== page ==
In both magnitude and meaning, state elected officials have no greater obligation than passing a General Fund budget into law. Consider magnitude first. Last fiscal year the General Fund budget provided for the expenditure of $35 billion. No question, that constitutes a sizeable expenditure of taxpayer money. It is also meaningful. While nearly $11 billion was targeted for Hard Costs like debt service and other legally mandated payments, over $24 billion was invested in current services across communities statewide. In fact, over 90 percent of FY2015 General Fund expenditures on services covered education (35 percent), healthcare (30 percent), human services (21 percent), and public safety (7 percent). To be clear, it is those services which provide for the basic health and well-being of the citizenry, and go to the very heart of why we elect a Governor and General Assembly in the first place.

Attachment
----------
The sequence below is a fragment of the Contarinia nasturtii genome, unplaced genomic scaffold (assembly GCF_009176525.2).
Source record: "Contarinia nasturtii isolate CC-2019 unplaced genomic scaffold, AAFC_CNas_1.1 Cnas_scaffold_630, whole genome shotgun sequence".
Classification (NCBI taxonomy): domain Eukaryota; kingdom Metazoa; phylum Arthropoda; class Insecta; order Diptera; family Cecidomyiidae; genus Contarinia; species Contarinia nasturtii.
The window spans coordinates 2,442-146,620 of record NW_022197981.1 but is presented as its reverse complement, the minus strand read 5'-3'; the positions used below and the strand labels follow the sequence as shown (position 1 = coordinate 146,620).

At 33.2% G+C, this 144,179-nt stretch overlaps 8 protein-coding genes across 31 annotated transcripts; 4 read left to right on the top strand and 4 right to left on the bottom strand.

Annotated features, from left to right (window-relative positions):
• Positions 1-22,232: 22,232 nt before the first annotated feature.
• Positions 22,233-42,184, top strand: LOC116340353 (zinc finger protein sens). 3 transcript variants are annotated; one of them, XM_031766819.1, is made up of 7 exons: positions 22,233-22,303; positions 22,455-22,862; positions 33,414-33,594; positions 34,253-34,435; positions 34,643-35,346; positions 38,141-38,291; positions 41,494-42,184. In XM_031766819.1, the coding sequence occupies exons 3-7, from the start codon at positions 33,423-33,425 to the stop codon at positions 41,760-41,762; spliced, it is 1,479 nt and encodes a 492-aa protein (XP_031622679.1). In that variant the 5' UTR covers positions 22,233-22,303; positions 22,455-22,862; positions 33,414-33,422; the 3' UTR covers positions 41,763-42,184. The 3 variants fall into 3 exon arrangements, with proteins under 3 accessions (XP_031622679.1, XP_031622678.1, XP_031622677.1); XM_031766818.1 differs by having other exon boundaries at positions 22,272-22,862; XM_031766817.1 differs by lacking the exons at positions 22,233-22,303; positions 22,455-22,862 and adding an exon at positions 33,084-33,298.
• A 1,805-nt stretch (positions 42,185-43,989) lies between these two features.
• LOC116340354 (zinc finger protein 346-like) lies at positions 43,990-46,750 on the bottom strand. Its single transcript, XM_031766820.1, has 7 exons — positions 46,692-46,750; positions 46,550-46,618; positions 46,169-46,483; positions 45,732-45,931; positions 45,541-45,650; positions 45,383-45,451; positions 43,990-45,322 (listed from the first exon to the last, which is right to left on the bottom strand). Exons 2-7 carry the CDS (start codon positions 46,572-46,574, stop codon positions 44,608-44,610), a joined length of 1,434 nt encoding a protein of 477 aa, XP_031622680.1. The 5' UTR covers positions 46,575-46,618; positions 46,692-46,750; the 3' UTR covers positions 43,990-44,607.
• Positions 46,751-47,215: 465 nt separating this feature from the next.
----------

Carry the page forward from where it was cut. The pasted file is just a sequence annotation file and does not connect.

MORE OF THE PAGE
By failing to pass a General Fund budget for FY2016, elected officials are basically punting the following difficult, but fundamental, responsibilities to:
- Make decisions about how to allocate scarce resources among the aforesaid four service priorities;
- Identify which of, and by how much, those services will be cut, despite their high priority, if the state’s current woeful fiscal condition is not addressed; or
- Raise the tax revenue needed to fund those core services to the amounts needed to satisfy demographically driven demand.